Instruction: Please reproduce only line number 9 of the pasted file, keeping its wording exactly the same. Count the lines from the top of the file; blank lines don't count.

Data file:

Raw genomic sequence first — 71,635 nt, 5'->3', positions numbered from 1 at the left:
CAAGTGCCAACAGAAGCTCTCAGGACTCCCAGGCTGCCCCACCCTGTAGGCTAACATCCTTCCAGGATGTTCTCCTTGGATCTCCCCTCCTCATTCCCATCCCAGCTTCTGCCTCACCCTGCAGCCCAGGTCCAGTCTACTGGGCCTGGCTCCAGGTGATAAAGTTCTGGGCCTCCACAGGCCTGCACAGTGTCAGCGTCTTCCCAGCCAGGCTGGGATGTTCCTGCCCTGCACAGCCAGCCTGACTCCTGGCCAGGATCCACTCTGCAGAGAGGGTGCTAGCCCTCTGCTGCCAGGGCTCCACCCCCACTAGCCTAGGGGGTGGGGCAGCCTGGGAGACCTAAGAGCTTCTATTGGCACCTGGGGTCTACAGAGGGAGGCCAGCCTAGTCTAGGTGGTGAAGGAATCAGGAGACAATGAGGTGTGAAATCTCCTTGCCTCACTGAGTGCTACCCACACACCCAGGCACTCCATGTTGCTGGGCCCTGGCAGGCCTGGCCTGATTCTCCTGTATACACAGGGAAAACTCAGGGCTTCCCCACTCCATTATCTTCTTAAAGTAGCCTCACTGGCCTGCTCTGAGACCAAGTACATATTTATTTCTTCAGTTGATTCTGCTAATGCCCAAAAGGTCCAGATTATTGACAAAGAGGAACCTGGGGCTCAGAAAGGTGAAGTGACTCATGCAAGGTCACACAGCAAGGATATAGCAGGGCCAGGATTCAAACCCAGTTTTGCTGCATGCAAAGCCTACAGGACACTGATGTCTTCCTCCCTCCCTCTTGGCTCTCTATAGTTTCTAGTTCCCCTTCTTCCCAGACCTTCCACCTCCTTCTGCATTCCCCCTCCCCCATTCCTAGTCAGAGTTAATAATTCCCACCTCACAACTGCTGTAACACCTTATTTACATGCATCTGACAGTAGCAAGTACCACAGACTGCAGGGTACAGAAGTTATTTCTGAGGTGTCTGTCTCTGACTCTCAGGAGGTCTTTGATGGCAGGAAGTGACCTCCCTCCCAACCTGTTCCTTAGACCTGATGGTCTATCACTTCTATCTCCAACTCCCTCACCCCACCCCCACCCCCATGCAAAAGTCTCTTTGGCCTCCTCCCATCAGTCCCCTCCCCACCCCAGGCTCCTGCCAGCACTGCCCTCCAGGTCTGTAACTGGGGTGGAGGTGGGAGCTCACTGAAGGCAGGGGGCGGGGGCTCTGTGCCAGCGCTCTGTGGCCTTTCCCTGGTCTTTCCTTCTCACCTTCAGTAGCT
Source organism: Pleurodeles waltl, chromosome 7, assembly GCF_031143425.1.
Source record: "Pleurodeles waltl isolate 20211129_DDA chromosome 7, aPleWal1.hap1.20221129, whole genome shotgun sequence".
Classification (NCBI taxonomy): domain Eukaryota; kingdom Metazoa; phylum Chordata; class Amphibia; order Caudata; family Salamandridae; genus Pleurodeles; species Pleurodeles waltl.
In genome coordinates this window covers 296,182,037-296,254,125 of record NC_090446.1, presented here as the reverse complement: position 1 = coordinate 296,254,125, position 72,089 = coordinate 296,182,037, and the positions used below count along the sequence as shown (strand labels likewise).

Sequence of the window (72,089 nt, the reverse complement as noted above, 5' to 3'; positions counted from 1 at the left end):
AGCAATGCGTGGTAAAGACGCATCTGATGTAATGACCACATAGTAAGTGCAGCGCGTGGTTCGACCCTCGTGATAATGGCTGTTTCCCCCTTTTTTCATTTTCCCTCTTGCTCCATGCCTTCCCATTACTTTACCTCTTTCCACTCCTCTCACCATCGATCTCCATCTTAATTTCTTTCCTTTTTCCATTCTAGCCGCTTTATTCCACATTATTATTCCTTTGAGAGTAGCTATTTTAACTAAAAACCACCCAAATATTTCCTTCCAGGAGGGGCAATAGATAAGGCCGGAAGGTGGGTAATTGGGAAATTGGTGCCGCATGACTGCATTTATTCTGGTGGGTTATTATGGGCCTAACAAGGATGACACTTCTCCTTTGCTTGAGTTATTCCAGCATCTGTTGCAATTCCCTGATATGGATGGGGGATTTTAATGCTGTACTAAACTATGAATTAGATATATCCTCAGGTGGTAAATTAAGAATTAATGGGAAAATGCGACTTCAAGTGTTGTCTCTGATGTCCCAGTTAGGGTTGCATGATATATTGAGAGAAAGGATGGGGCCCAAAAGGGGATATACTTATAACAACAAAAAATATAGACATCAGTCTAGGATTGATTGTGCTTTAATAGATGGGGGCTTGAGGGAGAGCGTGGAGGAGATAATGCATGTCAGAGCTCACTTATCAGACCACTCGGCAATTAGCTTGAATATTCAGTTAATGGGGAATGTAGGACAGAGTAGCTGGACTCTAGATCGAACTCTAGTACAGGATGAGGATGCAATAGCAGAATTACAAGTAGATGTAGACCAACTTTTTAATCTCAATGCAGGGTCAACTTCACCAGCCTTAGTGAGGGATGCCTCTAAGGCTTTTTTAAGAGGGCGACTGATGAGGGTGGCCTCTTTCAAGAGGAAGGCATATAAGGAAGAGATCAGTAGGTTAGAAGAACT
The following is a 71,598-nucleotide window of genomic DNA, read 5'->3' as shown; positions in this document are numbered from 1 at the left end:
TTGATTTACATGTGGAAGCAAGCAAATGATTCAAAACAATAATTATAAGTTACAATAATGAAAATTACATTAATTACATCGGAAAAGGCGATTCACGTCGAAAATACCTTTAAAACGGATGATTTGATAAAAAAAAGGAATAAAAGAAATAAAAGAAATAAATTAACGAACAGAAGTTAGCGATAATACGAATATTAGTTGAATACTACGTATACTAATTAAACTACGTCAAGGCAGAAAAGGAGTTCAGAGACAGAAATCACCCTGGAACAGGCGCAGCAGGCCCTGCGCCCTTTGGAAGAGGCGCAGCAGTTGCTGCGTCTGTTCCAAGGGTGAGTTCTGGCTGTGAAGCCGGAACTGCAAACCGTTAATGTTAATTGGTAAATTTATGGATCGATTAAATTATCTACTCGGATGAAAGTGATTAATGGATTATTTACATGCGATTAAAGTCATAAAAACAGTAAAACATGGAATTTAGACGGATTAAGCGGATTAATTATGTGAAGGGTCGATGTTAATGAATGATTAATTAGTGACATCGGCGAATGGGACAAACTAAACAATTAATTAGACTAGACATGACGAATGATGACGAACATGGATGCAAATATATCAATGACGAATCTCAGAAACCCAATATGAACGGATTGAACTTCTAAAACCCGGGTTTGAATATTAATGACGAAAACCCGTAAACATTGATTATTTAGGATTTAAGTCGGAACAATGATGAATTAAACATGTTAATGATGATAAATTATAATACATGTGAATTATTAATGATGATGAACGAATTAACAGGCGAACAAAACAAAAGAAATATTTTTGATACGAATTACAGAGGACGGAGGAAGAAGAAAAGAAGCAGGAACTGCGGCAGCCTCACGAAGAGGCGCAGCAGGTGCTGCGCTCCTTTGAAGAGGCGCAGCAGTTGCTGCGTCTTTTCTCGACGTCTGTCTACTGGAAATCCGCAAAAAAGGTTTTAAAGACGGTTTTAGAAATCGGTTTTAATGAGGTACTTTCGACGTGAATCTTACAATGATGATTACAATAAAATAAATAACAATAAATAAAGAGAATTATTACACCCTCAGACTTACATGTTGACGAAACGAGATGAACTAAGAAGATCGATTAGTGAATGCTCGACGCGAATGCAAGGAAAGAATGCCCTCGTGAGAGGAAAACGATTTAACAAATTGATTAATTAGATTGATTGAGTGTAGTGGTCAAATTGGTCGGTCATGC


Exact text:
The following is a 71,598-nucleotide window of genomic DNA, read 5'->3' as shown; positions in this document are numbered from 1 at the left end: